Ruth Kinna

 

The popular misconception that anarchy means ‘chaos’ not only opens the door to the idea that anarchy is a kind of aggressive anti-politics, but also that it has little to contribute to discussions of social policy.

In a way, anarchists only have themselves to blame for this misunderstanding. When P-J Proudhon adopted the label ‘anarchist’ to describe his political philosophy in 1840, he was aware of its negative connotations. Just fifty years earlier, Jacobins had used the label to discredit their opponents on the left and send stalwart defenders of the first Paris Commune to the guillotine. But Proudhon’s adoption of the label was not a mere provocation. His message was that anarchy was an alternative order and that anarchism transcended conventional ideological divides. In other words, anarchists were not interested in steering the government of the state to the left or the right. They were interested in replacing it with self-government and establishing a social order that dispensed with the need for permanent, central authority.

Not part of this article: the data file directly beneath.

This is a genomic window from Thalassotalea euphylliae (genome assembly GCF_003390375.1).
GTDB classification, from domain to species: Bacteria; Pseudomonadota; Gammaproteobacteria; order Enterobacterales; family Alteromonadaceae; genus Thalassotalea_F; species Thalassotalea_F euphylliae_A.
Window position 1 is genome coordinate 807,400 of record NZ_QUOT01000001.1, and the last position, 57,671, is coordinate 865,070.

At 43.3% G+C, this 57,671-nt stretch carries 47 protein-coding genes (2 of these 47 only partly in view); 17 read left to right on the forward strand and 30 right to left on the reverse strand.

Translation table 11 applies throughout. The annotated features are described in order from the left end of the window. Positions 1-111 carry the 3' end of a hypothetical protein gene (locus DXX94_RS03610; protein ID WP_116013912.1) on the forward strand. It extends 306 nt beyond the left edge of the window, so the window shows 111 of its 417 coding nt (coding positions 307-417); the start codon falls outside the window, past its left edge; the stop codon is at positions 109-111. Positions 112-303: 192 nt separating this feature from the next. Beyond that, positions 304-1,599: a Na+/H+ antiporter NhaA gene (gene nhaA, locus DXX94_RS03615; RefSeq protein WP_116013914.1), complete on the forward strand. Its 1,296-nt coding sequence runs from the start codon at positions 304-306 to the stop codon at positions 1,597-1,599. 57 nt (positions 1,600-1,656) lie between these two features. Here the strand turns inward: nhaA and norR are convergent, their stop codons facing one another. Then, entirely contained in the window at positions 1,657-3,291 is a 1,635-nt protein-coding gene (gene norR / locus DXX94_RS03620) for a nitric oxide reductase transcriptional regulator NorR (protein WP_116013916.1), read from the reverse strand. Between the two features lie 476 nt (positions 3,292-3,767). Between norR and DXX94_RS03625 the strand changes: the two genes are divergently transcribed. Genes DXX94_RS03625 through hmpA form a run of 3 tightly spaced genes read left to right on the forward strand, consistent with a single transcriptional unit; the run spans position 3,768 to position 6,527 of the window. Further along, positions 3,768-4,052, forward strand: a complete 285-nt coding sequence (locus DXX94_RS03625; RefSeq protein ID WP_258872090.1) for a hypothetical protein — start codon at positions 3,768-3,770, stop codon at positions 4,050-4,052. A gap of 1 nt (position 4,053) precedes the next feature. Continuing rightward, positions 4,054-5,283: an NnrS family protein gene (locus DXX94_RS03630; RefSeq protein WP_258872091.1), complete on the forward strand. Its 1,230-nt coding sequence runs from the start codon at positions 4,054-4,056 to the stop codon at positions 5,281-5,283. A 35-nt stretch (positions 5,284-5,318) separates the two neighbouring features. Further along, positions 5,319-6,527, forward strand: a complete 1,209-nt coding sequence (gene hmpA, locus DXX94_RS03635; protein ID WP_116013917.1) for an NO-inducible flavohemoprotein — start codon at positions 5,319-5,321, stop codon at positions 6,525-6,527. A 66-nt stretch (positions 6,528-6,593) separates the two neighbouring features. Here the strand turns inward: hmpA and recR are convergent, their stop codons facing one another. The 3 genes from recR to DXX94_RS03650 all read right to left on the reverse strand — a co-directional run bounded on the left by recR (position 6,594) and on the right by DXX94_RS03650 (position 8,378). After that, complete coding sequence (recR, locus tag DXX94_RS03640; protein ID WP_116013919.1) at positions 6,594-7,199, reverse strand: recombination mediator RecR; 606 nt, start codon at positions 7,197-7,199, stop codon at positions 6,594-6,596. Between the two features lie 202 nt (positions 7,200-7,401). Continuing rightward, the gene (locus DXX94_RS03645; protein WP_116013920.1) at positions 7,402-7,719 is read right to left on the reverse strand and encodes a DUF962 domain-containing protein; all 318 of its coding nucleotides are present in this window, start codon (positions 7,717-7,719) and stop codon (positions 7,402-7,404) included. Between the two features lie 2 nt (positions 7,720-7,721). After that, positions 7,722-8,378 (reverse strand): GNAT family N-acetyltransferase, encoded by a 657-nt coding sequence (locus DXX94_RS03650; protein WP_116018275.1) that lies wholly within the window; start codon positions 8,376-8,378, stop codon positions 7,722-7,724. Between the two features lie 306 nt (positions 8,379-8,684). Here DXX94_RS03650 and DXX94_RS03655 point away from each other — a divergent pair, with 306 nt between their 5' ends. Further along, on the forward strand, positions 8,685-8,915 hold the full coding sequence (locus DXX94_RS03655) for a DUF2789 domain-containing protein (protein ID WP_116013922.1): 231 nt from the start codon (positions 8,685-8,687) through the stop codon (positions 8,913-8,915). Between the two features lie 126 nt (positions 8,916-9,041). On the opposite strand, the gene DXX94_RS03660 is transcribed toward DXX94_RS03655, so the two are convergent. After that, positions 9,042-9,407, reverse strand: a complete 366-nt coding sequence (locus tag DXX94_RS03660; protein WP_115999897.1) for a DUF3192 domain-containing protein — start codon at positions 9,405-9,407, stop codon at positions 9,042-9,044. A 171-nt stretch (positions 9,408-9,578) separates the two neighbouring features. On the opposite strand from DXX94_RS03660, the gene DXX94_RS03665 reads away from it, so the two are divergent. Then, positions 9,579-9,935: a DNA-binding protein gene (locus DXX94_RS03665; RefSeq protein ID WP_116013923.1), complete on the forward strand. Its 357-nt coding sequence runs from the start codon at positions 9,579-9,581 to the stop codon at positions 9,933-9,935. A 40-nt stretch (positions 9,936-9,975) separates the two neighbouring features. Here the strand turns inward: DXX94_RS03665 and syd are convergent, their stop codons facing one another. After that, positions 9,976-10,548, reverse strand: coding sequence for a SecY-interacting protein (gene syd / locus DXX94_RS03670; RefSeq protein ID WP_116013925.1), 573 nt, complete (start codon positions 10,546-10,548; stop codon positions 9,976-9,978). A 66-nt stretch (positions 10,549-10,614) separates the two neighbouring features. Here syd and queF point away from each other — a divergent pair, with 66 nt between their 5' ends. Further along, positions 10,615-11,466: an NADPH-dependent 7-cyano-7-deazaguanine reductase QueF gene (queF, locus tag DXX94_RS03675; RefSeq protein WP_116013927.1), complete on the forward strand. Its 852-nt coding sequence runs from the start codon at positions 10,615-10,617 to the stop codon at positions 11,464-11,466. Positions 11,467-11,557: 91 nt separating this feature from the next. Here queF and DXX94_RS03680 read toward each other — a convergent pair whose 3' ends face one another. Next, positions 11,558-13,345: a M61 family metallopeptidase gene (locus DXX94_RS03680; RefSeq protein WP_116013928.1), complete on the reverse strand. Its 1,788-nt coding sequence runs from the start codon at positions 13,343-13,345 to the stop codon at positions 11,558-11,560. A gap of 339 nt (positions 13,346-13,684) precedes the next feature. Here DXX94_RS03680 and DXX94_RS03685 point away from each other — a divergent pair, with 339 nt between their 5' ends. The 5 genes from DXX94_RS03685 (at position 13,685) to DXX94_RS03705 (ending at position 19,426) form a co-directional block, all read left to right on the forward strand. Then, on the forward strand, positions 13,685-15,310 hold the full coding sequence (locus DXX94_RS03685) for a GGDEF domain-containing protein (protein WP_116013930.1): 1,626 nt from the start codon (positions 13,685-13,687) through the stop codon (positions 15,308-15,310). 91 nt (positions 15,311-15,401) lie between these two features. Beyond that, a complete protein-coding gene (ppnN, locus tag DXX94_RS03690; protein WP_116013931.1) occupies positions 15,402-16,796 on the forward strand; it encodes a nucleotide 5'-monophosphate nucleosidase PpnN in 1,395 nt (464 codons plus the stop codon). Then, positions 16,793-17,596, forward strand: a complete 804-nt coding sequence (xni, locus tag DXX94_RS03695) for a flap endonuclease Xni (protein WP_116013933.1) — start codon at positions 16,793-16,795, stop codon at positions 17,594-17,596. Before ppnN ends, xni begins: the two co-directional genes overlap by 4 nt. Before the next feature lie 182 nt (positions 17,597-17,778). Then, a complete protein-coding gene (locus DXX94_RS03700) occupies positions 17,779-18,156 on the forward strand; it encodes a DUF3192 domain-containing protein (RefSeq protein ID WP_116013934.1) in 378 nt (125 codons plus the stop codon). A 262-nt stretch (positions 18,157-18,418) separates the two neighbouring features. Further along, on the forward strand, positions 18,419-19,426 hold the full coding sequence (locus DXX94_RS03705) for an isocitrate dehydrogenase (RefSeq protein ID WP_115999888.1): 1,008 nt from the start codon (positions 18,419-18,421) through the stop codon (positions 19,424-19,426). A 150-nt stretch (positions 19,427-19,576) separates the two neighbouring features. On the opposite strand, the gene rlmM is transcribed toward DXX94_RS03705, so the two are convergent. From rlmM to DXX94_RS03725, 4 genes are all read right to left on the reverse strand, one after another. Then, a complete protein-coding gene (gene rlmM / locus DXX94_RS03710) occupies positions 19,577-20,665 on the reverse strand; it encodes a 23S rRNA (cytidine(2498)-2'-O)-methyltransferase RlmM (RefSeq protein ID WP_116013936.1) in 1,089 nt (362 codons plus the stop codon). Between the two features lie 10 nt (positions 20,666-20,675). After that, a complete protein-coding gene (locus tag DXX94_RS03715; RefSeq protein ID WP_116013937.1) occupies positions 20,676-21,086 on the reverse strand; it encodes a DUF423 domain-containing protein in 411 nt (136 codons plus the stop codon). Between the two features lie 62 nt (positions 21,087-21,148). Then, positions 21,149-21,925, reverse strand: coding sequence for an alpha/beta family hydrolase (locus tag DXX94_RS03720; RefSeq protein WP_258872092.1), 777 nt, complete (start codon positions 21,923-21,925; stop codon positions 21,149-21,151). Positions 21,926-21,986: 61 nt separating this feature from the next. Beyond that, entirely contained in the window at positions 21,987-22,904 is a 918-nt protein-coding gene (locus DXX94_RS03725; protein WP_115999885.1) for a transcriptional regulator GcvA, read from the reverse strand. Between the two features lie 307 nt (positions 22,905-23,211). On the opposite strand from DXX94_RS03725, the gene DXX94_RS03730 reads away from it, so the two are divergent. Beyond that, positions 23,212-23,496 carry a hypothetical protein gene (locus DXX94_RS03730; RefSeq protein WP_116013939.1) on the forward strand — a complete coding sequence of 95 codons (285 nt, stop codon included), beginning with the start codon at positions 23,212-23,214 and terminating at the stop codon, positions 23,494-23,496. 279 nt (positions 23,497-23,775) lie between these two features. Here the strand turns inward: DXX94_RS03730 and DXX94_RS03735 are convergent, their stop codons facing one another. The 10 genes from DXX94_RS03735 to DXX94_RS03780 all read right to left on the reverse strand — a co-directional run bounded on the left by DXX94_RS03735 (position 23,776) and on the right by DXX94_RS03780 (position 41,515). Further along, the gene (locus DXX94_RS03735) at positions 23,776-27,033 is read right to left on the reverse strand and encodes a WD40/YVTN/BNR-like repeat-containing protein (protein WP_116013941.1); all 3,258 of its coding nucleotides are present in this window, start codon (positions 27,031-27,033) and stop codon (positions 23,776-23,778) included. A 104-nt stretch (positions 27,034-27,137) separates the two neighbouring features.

The anarchists who followed Proudhon appreciated that education was essential for the realisation of this change. Believing that self-government came naturally, anarchists observed that people were also wont to adopt the repressive and dominating habits they imbibed from prevailing religious and political hierarchies. Authority was a pervasive habit which wormed its way into peoples’ places of work, homes and private associations. In contrast, the anarchist aspiration for self-government assumed a qualitative change in behaviours: self-government underpinned by values of liberty, equality and fraternity. It went hand in hand with a commitment to non-domination.

Education, then, was an instrument of socialisation, a way of nurturing habits of co-operation, promoting interdependence and mutual aid. This anarchist view of the function of education was not novel. A central theme of Mary Wollstonecraft’s Vindication of the Rights of Woman is the need for education. The nub of her argument is that women will continue to suffer in subjection for as long as girls are educated to please men, dangle meekly on the arms of their spouses and labour as domestic slaves.